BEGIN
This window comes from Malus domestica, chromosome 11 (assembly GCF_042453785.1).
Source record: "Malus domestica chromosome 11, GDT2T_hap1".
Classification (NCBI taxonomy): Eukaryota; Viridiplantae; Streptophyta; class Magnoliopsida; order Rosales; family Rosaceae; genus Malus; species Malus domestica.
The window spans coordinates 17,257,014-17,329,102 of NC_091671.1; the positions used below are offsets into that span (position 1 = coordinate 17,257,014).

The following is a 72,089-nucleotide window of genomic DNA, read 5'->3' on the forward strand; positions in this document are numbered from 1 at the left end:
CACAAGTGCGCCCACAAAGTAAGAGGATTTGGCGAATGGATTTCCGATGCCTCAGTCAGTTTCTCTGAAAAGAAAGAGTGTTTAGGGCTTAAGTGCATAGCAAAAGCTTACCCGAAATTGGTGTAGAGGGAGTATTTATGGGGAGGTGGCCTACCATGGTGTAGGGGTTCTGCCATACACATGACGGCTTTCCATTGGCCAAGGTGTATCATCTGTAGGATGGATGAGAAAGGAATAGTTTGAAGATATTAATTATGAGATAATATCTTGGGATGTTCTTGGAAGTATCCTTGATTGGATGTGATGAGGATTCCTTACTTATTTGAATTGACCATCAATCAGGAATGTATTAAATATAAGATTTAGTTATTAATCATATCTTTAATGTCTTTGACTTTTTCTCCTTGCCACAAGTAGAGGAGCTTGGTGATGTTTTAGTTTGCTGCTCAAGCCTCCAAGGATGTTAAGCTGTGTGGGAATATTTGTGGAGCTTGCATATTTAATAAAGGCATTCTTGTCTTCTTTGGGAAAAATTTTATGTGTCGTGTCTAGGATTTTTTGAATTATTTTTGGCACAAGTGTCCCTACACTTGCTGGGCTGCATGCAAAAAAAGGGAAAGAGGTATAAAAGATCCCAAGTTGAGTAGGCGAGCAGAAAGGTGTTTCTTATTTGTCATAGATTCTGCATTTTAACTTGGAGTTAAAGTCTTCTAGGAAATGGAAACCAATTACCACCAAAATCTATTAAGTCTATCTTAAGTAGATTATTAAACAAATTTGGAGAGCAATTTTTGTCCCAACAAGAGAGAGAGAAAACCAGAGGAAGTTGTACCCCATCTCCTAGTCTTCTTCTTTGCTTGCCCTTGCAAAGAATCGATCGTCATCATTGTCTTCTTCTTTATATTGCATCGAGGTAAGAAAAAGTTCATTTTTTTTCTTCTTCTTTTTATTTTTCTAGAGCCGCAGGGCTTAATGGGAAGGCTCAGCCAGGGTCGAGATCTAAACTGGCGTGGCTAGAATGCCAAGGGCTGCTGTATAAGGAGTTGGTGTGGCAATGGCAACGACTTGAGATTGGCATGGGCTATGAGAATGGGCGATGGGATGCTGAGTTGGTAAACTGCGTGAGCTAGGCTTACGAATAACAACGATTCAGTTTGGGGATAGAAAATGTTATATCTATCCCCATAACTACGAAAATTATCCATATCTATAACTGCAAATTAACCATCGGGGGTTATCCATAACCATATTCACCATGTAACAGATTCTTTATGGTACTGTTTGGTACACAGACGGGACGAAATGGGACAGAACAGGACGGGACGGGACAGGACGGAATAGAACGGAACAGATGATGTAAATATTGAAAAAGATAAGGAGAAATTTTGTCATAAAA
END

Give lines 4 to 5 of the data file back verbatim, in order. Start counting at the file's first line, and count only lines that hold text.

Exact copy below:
The window spans coordinates 17,257,014-17,329,102 of NC_091671.1; the positions used below are offsets into that span (position 1 = coordinate 17,257,014).

The following is a 72,089-nucleotide window of genomic DNA, read 5'->3' on the forward strand; positions in this document are numbered from 1 at the left end: